The last of the government banks in Australia being sold off marked the beginning of both a slide in banking services and a rise in fees. If banks “A” and “B” provide ATM services to their clients they does so at no cost to the clients. If a client of bank “A” uses an ATM with bank “B” then “B” charges a fee to “A” and “A” charges the client. That’s how the banks want you to see it. However, particularly among the big banks, the number of clients of bank “B” using ATMs of bank “A” would be similar to the number the other way round, and since each bank provides free services to its own clients, and since all the banks are on-line to each other all the time – or EFT wouldn’t work at all – there is virtually no net cost associated with providing ATM facilities for customers of other banks. The fee charged for this service should be abolished immediately.
Given that the banks are on-line to each other all the time, there is no reason why a payment made through internet banking to someone whose account is with another bank should not go through almost as quickly as a payment between a customer’s own accounts. The banks have long been accused of using that money on the short-term money market, and have been vocal in denying that claim because such activity is illegal. The reality is that money “in transit” between banks hasn’t been physically shifted for many years, but can be put in a position which allows other funds held by the bank to be used on the short-term money market, or something equivalent. Technically the banks are correct in denying the claim, but effectively they are not.
Bpay facilities are also set up to provide another way for the banks to charge customers fees which they should be able to avoid. Though it is only businesses which pay to have Bpay access those fees would be totally eliminated if the banks used a registered merchant code to direct “Pay Anyone” payments to those merchants, and such payments do not normally attract fees.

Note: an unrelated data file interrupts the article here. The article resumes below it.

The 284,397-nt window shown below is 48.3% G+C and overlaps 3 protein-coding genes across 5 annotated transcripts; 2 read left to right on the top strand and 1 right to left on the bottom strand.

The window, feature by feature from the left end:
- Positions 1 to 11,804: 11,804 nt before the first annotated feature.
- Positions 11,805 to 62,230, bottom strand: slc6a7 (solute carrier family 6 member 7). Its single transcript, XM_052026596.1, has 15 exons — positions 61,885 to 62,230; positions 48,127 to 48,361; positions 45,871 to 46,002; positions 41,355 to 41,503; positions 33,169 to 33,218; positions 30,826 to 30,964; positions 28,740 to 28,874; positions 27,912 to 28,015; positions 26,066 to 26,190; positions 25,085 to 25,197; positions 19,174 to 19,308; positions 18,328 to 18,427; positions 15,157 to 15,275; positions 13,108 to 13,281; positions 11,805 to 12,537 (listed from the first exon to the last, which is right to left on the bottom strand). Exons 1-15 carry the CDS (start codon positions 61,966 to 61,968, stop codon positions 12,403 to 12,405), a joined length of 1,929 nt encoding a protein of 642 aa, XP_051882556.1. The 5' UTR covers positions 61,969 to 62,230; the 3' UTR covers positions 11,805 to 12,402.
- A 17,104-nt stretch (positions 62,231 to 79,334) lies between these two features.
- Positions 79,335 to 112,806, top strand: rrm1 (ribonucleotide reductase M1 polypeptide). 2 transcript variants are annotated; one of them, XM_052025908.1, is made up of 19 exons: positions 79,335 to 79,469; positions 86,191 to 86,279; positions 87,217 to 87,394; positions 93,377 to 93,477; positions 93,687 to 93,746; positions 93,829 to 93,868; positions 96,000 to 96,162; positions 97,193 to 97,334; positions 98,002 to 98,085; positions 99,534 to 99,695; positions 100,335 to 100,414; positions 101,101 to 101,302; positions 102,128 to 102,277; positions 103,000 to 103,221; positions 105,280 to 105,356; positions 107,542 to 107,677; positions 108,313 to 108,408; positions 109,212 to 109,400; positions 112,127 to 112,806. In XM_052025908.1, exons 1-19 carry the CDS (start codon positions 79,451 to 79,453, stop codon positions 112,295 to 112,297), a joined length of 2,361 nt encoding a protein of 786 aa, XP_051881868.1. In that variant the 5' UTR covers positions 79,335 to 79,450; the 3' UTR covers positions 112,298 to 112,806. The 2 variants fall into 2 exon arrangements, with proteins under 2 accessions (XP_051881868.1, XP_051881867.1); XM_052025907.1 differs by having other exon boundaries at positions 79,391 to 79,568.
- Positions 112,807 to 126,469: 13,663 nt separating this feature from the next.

Before the introduction of ATMs customers needed to go into a branch to deposit or withdraw funds. That required branches, with all the inherent equipment, leasing and staffing costs. Getting people to use internet banking, EFTPOS and ATMs for nearly all transactions, and moving towards mobile lending officers, have significantly reduced the cost of providing banking services, and the need for a large number of branches, though there is still a need for some to cater for cash handling and a few other transactions which require personal attention. The cost of an ATM, which runs 24 hours a day, 365 days a year, is less than that of one full-time staff member (after allowing for leave, benefits and superannuation) so it is ridiculous for the banks to start charging for internet banking, EFTPOS and ATM transactions.
In 2015 the banks, supposedly at the behest of MasterCard and Visa, told everyone that signatures would no longer be available as a security protection for credit cards, claiming that a four-digit PIN was better security than a signature. Barry O’Farrell, then NSW Premier, was found guilty of misleading parliament over a bottle of wine, based on his writing, and forced to resign, such is the security value of a signature. No-one can proven guilty of theft based only on a four-digit PIN. The real reason for the banks wanting to remove signatures is that it takes more effort to check a potentially fraudulent transaction, and many merchants were simply not checking signatures. That’s no reason to remove the best security we have at the moment. The banks will continue to tell people that signatures are not available on credit cards, but that is not true. All banks have a number of customers with signature enabled cards. The forced acceptance of contactless paying systems is another way in which the banks undermine our security. When someone can pick up a dropped credit card and run up multiple transactions of nearly $100 each without any security check then your security has just been destroyed. I understand that there is a move to have an app available to turn off the PayWave facility on a card, but it should always have been an “opt in” system. Banks should be required to provide signature ONLY cards to every customer who requests one – i.e. no PIN, no PayWave.
I will push strongly for:
● banks to be required to provide an option of true signature only and tap-and-go free credit and debit cards;
● banks to be required to drop all charges for using an ATM of a bank other than the customer’s own;
● transfers between banks, where the account details of the payee are provided, to be almost immediate;
● fees for internet banking, ATM and EFTPOS transactions to be abolished;
● the State government to open a new WA Bank, to provide quality service at an affordable cost, complying with at least the first three aspects above, while still making a profit for the State.
Authorised by Steven Secker, 4 Dower Court, Armadale.